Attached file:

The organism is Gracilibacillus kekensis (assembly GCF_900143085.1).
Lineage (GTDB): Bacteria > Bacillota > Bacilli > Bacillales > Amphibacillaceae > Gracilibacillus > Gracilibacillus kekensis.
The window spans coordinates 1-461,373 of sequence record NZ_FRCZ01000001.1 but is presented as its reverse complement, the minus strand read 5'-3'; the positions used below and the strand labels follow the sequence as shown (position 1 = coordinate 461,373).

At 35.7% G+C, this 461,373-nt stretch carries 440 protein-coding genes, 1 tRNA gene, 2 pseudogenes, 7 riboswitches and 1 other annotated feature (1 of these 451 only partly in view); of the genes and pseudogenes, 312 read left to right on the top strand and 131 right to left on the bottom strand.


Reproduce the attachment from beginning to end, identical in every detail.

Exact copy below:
The organism is Gracilibacillus kekensis (assembly GCF_900143085.1).
Lineage (GTDB): Bacteria > Bacillota > Bacilli > Bacillales > Amphibacillaceae > Gracilibacillus > Gracilibacillus kekensis.
The window spans coordinates 1-461,373 of sequence record NZ_FRCZ01000001.1 but is presented as its reverse complement, the minus strand read 5'-3'; the positions used below and the strand labels follow the sequence as shown (position 1 = coordinate 461,373).

At 35.7% G+C, this 461,373-nt stretch carries 440 protein-coding genes, 1 tRNA gene, 2 pseudogenes, 7 riboswitches and 1 other annotated feature (1 of these 451 only partly in view); of the genes and pseudogenes, 312 read left to right on the top strand and 131 right to left on the bottom strand.